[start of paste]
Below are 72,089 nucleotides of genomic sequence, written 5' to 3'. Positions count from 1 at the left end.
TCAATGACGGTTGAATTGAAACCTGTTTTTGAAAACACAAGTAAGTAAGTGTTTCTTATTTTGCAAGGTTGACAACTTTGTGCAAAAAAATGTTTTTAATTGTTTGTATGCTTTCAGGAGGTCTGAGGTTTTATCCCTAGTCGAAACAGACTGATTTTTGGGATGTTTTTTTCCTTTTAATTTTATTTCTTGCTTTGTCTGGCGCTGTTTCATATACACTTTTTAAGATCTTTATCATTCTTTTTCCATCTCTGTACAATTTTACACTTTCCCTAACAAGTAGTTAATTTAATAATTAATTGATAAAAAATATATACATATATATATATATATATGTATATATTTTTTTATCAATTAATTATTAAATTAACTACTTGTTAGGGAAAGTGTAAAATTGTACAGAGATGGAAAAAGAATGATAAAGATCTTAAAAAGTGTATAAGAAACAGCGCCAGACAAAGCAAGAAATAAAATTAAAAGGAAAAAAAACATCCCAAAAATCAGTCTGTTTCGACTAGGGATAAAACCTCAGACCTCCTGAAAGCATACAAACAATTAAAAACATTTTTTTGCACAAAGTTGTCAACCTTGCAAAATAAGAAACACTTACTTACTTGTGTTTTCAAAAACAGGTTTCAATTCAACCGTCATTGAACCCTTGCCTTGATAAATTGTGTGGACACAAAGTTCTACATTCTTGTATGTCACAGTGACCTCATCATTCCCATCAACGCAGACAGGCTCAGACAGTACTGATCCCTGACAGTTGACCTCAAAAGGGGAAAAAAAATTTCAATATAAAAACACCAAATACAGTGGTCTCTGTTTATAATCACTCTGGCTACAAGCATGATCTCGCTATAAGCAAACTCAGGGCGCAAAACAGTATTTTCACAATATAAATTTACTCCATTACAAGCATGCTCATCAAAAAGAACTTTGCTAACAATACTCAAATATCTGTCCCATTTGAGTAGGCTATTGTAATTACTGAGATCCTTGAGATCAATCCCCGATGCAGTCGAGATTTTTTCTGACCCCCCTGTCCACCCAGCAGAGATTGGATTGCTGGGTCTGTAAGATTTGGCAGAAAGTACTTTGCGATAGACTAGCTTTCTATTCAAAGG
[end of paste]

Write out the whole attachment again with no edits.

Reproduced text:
Below are 72,089 nucleotides of genomic sequence, written 5' to 3'. Positions count from 1 at the left end.
TCAATGACGGTTGAATTGAAACCTGTTTTTGAAAACACAAGTAAGTAAGTGTTTCTTATTTTGCAAGGTTGACAACTTTGTGCAAAAAAATGTTTTTAATTGTTTGTATGCTTTCAGGAGGTCTGAGGTTTTATCCCTAGTCGAAACAGACTGATTTTTGGGATGTTTTTTTCCTTTTAATTTTATTTCTTGCTTTGTCTGGCGCTGTTTCATATACACTTTTTAAGATCTTTATCATTCTTTTTCCATCTCTGTACAATTTTACACTTTCCCTAACAAGTAGTTAATTTAATAATTAATTGATAAAAAATATATACATATATATATATATATATGTATATATTTTTTTATCAATTAATTATTAAATTAACTACTTGTTAGGGAAAGTGTAAAATTGTACAGAGATGGAAAAAGAATGATAAAGATCTTAAAAAGTGTATAAGAAACAGCGCCAGACAAAGCAAGAAATAAAATTAAAAGGAAAAAAAACATCCCAAAAATCAGTCTGTTTCGACTAGGGATAAAACCTCAGACCTCCTGAAAGCATACAAACAATTAAAAACATTTTTTTGCACAAAGTTGTCAACCTTGCAAAATAAGAAACACTTACTTACTTGTGTTTTCAAAAACAGGTTTCAATTCAACCGTCATTGAACCCTTGCCTTGATAAATTGTGTGGACACAAAGTTCTACATTCTTGTATGTCACAGTGACCTCATCATTCCCATCAACGCAGACAGGCTCAGACAGTACTGATCCCTGACAGTTGACCTCAAAAGGGGAAAAAAAATTTCAATATAAAAACACCAAATACAGTGGTCTCTGTTTATAATCACTCTGGCTACAAGCATGATCTCGCTATAAGCAAACTCAGGGCGCAAAACAGTATTTTCACAATATAAATTTACTCCATTACAAGCATGCTCATCAAAAAGAACTTTGCTAACAATACTCAAATATCTGTCCCATTTGAGTAGGCTATTGTAATTACTGAGATCCTTGAGATCAATCCCCGATGCAGTCGAGATTTTTTCTGACCCCCCTGTCCACCCAGCAGAGATTGGATTGCTGGGTCTGTAAGATTTGGCAGAAAGTACTTTGCGATAGACTAGCTTTCTATTCAAAGG